Trying to Decide Between D610 and D800

Started Dec 10, 2013 | Discussions
Dave Sanders
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It's the photographer more than the camera...
In reply to LeeTee, Dec 12, 2013

...so buy the one you really want. It feels good to get what you want. The truth is, of course, if you take mediocre photos at 12mp they will still be mediocre photos at 24 or 36mp, end of story. Light, compositional ability, technique and skill in post processing will all make far larger differences than the choice between the D610 and D800.

The D800 is a better camera for most uses, that's why it costs more. Is that difference meaningful? In terms of the final image, most likely not. In terms of your joy of using the camera? Very possible. The camera that feels the best, makes you want to shoot the most, is the best one. If money is a even a remote consideration, buy the D610. If you shoot long exposures a lot, really consider the D610...the D800 has an unfixable sensor flaw (white spots) when you get up past a minute or so and the sensor in the D610 is a long exposure machine.

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Tom_Bruno
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Get the D610.
In reply to LeeTee, Dec 12, 2013

I have a D800. Mine was one of the first pre-orders at B&H, and I've used it ever since, for travel, family, studio shots, HDR, pets, macro and more. Tens of thousands of shots. As others have said, the D800 has a great build quality, ultra high resolution and other attributes. It’s all true.

But I’m planning to get a D610 next month. As good as the 800 is, it has what amounts to major drawbacks for me. First, there’s the gargantuan file sizes. The files are enormous and do clog up the workflow. I have a modern, fast graphics workstation and even then processing is frustratingly slow. And there’s a high storage demand. In anticipation of this I set up an 8 TB RAID array before getting the 800. it’s nearly full now. I plan to get much, much more storage soon, because there’s no other choice.

Also, the 4 fps burst rate is indeed a drawback, not so minor. I miss good shots of my 2 yr old grandson, hardly a bird in flight, because of the slow frame rate. And if you shoot much HDR you’ll appreciate that tripods are not permitted or practical in many places you’ll find yourself. Hand-held HDR is important to me, and the slow frame rate means much more drift between exposures. For HDR, handheld, 4 fps is a major impediment. At the recent PDN Photo Expo in NY I handled and shot a D610, and its 6 fps felt like lightning by comparison. Wow! I loved it!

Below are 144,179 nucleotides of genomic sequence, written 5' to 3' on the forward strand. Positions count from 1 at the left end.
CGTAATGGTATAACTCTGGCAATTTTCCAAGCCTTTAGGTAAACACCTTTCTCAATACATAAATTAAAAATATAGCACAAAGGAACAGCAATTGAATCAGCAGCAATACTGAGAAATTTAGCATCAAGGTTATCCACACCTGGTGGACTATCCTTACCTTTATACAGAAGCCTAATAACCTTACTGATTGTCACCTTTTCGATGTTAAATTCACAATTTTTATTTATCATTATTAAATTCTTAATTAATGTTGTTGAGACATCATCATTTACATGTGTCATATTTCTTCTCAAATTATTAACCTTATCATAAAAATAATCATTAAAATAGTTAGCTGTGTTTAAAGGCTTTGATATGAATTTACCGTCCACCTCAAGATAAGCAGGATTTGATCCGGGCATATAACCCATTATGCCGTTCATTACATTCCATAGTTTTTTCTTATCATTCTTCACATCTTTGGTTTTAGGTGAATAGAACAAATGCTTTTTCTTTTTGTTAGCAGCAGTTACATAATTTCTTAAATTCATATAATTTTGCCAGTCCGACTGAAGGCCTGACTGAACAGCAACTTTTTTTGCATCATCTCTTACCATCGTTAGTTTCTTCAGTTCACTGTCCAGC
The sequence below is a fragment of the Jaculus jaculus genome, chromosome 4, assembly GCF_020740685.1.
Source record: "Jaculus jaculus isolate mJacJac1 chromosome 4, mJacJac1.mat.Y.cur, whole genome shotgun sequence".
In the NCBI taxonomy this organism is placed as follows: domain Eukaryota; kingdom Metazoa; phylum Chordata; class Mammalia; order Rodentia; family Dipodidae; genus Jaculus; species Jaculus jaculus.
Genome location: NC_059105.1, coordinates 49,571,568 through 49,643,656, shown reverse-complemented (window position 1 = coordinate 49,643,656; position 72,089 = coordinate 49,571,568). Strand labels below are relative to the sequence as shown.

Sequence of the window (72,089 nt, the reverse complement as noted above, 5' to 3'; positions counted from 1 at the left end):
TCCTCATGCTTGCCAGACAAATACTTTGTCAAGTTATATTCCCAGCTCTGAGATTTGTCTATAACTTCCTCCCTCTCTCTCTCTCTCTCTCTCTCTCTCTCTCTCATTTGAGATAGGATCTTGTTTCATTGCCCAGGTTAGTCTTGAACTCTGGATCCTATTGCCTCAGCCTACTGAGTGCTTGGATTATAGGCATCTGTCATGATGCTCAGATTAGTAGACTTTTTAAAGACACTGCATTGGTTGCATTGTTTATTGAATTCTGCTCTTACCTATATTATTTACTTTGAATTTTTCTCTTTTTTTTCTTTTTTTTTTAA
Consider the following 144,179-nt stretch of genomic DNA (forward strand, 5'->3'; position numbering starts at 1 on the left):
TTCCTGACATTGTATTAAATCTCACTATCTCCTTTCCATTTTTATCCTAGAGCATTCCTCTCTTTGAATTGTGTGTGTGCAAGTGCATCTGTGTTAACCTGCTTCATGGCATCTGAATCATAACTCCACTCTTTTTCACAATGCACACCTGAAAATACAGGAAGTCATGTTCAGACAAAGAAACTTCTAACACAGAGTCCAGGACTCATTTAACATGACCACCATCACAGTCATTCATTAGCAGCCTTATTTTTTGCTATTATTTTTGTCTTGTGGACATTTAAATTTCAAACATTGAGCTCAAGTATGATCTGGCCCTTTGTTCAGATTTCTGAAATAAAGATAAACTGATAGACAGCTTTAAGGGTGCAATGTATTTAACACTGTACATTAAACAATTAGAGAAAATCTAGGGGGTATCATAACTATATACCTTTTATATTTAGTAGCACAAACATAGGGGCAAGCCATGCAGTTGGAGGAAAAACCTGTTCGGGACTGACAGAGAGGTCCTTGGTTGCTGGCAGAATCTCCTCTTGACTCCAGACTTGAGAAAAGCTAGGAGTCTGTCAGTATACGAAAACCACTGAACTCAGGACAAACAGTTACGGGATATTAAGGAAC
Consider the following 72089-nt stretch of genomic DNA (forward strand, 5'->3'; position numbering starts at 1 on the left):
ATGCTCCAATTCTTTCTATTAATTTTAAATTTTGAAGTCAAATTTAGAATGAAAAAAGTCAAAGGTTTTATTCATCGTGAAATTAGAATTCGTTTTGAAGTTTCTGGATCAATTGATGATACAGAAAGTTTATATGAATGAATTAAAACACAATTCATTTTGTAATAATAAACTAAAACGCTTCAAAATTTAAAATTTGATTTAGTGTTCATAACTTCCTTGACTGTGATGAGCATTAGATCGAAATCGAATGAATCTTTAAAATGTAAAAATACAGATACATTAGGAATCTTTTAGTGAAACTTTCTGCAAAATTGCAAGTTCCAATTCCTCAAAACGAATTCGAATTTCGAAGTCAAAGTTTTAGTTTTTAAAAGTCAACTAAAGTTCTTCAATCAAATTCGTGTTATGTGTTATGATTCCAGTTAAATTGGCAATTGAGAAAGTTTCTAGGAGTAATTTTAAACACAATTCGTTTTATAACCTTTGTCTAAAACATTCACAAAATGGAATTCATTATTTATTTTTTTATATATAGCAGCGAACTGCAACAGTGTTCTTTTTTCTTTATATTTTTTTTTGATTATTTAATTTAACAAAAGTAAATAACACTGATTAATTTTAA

What about only 3 frames available on the 610 for bracketing, when 5 or more is standard HDR technique? I played with that on the D800, tone mapping only the upper and lower 2 stop exposures, plus the center, ie only 3 frames. It works fine. Those HDR images look great. I was pleasantly surprised. The 800, and apparently the 610, has such good DR that a 3 exposure HDR looks terrific, way way better than a 5 exposure HDR on my D200. Problem solved, with even the bonus of a quicker workflow.

But what about that fabulous resolution of 36 vs 24 mp? Well…I tried that, too. To save time, storage space and sanity, most of my shots on the D800 have been at the 1.2 crop, which is 25 mp. To see what I was missing, I shot a bunch of the same subjects on the D800 with at first 36 mp and then 25 mp. No discernible difference, either on my monitor or at 12 by 18 prints.

I found Scott Kelby’s analysis of this conundrum very useful:

http://scottkelby.com/2012/the-nikon-d800-vs-the-d600-which-one-is-the-right-one-for-you/

Another thing no one seems to mention is that when shooting the D800 at its 25 mp 1.2 crop setting – it’s a crop! That means your wonderful wide angle lens, like my 14-24, is no longer so wide. You lose that dramatic wide ability in cropped mode, so you’re forced to use full resolution with its various snags.

I’ll keep the D800, and use it when I can take a tripod to great landscape or urban locations. That’s what it’s best for. For everything else, since I already shoot nearly everything on the D800 at the 25 mp crop mode, I’ll use the 610. I may as well cash in on the smaller size and lighter weight of that camera, gain a 50 percent increase in frame rate, and regain the wide angle capability at 24 mp without a crop.